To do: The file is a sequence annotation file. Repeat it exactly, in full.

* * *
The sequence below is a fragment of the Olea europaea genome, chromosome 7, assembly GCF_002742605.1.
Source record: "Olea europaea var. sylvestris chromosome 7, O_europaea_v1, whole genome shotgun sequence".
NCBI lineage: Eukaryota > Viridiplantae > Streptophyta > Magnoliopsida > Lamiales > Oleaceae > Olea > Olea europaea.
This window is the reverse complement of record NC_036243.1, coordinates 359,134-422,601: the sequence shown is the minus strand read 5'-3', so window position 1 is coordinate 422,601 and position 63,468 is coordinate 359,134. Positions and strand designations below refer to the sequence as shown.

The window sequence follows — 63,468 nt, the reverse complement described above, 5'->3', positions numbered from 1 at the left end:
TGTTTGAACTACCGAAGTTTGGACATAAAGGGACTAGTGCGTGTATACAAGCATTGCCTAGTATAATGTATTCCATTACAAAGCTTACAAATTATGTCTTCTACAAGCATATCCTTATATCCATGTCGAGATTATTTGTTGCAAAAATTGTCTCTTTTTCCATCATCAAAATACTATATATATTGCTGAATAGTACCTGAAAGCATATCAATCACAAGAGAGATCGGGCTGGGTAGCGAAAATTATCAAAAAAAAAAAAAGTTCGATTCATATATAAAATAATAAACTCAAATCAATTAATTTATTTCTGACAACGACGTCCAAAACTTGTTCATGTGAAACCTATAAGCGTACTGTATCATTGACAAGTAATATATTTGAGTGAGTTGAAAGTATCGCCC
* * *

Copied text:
The sequence below is a fragment of the Olea europaea genome, chromosome 7, assembly GCF_002742605.1.
Source record: "Olea europaea var. sylvestris chromosome 7, O_europaea_v1, whole genome shotgun sequence".
NCBI lineage: Eukaryota > Viridiplantae > Streptophyta > Magnoliopsida > Lamiales > Oleaceae > Olea > Olea europaea.
This window is the reverse complement of record NC_036243.1, coordinates 359,134-422,601: the sequence shown is the minus strand read 5'-3', so window position 1 is coordinate 422,601 and position 63,468 is coordinate 359,134. Positions and strand designations below refer to the sequence as shown.

The window sequence follows — 63,468 nt, the reverse complement described above, 5'->3', positions numbered from 1 at the left end:
TGTTTGAACTACCGAAGTTTGGACATAAAGGGACTAGTGCGTGTATACAAGCATTGCCTAGTATAATGTATTCCATTACAAAGCTTACAAATTATGTCTTCTACAAGCATATCCTTATATCCATGTCGAGATTATTTGTTGCAAAAATTGTCTCTTTTTCCATCATCAAAATACTATATATATTGCTGAATAGTACCTGAAAGCATATCAATCACAAGAGAGATCGGGCTGGGTAGCGAAAATTATCAAAAAAAAAAAAAGTTCGATTCATATATAAAATAATAAACTCAAATCAATTAATTTATTTCTGACAACGACGTCCAAAACTTGTTCATGTGAAACCTATAAGCGTACTGTATCATTGACAAGTAATATATTTGAGTGAGTTGAAAGTATCGCCC